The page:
It has the assemblies and basic folder structure in place, but that’s about it.
5. The Mobile Application template: The Mobile Application template is preconfigured with jQuery Mobile to jump-start creating a mobile only website. It includes mobile visual themes, a touch-optimized UI, and support for Ajax navigation.
6. The Web API template: ASP.NET Web API is a framework for creating HTTP services.
The Web API template is similar to the Internet Application template but is streamlined for Web API development. For instance, there is no user account management functionality, as Web API account management is often signify-cantly different from standard MVC account management. Web API functionality is also available in the other MVC project templates, and even in non-MVC project types.
What are the default Top level directories created when adding MVC4 application?
Default Top level Directories are:
DIRECTORY           PURPOSE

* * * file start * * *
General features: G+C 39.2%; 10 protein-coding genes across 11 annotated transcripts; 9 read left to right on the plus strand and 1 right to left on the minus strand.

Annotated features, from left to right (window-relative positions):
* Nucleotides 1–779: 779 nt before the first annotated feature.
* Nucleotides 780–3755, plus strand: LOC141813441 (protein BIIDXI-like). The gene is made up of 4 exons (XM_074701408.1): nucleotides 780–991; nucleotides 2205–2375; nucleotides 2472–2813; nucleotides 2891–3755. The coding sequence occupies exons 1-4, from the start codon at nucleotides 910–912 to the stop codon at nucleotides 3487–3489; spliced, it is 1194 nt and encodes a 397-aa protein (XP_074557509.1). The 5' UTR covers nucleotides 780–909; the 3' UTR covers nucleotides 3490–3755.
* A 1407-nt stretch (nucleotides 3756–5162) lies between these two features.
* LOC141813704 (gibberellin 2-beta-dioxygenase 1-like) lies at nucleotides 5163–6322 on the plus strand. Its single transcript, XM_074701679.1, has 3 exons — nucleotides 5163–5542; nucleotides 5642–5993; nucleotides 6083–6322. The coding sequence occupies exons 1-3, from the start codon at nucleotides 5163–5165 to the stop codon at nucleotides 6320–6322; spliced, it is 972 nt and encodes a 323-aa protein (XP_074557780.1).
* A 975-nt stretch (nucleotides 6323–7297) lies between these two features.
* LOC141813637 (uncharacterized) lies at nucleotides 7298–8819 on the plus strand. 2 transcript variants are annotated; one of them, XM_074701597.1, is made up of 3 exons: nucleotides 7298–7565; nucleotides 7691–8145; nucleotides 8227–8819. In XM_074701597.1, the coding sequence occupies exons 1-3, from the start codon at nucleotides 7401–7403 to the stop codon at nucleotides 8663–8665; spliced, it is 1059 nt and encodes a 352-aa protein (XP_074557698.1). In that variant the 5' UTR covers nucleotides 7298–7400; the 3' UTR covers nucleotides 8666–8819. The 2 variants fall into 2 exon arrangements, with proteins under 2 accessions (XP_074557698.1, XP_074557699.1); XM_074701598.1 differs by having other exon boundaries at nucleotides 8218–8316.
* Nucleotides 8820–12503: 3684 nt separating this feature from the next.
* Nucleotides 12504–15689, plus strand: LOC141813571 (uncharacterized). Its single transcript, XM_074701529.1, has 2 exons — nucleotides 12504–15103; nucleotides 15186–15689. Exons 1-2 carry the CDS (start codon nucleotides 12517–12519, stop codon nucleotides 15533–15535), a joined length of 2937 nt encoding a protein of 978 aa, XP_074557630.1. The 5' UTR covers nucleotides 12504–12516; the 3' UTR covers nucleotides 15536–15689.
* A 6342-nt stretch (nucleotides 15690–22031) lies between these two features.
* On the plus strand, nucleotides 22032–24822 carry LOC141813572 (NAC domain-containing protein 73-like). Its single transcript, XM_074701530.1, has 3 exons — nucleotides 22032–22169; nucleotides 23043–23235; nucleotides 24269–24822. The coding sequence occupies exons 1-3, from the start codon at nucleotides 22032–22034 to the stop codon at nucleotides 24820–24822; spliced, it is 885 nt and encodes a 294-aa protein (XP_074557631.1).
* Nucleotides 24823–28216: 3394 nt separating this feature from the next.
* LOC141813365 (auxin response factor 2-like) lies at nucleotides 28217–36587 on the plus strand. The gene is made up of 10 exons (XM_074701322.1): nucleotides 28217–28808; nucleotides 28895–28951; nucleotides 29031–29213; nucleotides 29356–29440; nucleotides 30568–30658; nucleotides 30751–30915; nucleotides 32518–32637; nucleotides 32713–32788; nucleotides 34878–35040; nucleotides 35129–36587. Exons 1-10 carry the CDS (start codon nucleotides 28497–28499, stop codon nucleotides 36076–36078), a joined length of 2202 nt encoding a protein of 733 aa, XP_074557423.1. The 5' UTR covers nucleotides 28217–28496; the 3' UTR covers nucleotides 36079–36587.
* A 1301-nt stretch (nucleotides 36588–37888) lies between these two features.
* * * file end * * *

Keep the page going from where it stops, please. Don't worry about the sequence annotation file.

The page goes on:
/Controllers            To put Controller classes that handle URL requests
/Models                 To put classes that represent and manipulate data and business objects
/Views                   To put UI template files that are responsible for rendering output like HTML.
/Scripts                  To put JavaScript library files and scripts (.js)
/Images                  To put images used in your site
/Content                 To put CSS and other site content, other than scripts and images
/Filters                    To put filter code.
/App_Data             To store data files you want to read/write
/App_Start             To put configuration code for features like Routing, Bundling, Web API.
What is namespace of asp.net mvc?
ASP.NET MVC namespaces as well as classes are located in assembly System.Web.Mvc.
Note: Some of the content has been taken from various books/articles.
What is System.Web.Mvc namespace?